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  • Darcy McMullin and Jacquelyn W. White, Department of Psychology, University of North Carolina at Greensboro.

  • Funding for this study was provided by the National Institutes of Mental Health (R01MH45083) and the National Institutes for Justice (98WTVX0010).

  • The first author was awarded the American Psychological Association Division 35 graduate student research award for this article.

Address correspondence and reprint requests to: Jacquelyn W. White, Department of Psychology, 293 Eberhart Building, University of North Carolina at Greensboro, Greensboro, NC 27402-6170. E-mail:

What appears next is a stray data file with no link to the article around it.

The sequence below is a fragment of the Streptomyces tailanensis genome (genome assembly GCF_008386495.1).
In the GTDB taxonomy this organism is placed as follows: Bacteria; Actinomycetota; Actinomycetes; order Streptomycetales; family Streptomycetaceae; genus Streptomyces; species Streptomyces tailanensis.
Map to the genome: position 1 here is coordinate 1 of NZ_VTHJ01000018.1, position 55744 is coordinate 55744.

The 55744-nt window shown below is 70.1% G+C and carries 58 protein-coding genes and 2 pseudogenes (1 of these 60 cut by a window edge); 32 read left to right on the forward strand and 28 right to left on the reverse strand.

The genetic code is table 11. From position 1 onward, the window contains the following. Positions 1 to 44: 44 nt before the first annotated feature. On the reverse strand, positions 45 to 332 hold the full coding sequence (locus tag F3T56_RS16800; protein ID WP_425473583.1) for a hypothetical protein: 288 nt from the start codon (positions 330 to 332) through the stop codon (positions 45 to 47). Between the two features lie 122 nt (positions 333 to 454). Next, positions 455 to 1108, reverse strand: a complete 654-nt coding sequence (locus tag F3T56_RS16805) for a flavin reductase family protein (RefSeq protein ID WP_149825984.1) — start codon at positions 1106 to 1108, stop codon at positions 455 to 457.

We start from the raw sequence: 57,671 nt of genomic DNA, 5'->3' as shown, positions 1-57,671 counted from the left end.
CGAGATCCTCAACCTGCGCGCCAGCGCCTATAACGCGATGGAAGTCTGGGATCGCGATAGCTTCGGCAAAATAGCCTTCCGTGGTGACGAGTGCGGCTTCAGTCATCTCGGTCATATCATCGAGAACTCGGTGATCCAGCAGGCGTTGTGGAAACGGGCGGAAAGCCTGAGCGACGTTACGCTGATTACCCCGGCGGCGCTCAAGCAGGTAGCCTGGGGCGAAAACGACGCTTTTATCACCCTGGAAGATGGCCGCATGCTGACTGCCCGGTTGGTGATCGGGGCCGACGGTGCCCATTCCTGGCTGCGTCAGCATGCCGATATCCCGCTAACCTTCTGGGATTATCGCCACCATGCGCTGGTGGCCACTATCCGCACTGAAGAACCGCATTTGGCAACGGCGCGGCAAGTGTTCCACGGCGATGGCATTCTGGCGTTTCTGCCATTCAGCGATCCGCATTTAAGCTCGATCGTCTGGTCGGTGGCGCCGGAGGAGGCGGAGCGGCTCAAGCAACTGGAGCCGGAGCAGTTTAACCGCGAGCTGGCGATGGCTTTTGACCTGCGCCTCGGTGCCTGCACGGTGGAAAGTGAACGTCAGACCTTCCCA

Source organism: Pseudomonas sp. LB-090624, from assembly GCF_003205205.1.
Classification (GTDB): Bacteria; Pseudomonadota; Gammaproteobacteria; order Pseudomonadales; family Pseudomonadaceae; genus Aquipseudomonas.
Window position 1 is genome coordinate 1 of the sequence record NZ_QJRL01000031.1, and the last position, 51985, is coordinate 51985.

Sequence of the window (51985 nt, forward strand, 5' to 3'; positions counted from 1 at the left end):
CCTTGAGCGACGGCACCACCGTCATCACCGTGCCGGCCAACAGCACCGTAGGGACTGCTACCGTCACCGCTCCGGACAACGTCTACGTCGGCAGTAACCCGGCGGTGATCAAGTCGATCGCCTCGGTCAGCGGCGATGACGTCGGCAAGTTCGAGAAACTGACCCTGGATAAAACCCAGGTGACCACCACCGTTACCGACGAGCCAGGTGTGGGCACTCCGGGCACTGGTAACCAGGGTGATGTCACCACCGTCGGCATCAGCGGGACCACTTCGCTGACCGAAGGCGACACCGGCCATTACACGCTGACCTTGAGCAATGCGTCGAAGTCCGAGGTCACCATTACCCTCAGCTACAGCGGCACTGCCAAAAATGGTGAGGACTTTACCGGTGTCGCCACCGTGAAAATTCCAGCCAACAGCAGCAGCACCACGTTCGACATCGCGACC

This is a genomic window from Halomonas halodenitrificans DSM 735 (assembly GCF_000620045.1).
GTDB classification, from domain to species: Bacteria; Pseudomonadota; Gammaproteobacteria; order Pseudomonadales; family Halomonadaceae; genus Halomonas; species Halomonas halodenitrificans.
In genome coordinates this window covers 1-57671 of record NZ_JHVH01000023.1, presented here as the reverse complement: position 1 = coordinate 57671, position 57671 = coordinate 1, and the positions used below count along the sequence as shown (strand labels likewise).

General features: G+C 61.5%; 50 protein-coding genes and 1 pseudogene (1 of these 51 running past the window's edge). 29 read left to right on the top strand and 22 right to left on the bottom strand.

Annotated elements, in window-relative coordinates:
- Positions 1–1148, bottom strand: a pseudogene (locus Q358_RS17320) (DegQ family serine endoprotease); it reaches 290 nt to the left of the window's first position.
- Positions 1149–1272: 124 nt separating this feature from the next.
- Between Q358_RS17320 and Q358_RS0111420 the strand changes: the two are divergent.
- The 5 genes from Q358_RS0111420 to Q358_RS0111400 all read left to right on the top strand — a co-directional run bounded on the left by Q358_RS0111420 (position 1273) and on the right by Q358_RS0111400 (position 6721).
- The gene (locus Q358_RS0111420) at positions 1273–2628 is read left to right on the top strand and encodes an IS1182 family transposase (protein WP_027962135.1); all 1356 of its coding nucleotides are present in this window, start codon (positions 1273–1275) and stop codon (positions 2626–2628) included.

Research has found that approximately half of women who report an experience that meets the legal definition of rape do not label it rape. It has been assumed that labeling the experience as rape is necessary and beneficial for recovery; however, conflicting findings have been reported. In the present study, a longitudinal design was utilized to examine the long-term consequences of being a rape victim and of labeling the experience as rape. Assessments were obtained at two time points approximately 10 months apart from females in their first year of college. Participants were classified as nonvictims, victims who labeled the experience as rape, or victims who did not label the experience as rape. Results showed that there were negative effects of being raped, such as more psychological distress and increased alcohol use; however, few differences were found at either assessment based on rape victims' labeling of the experience.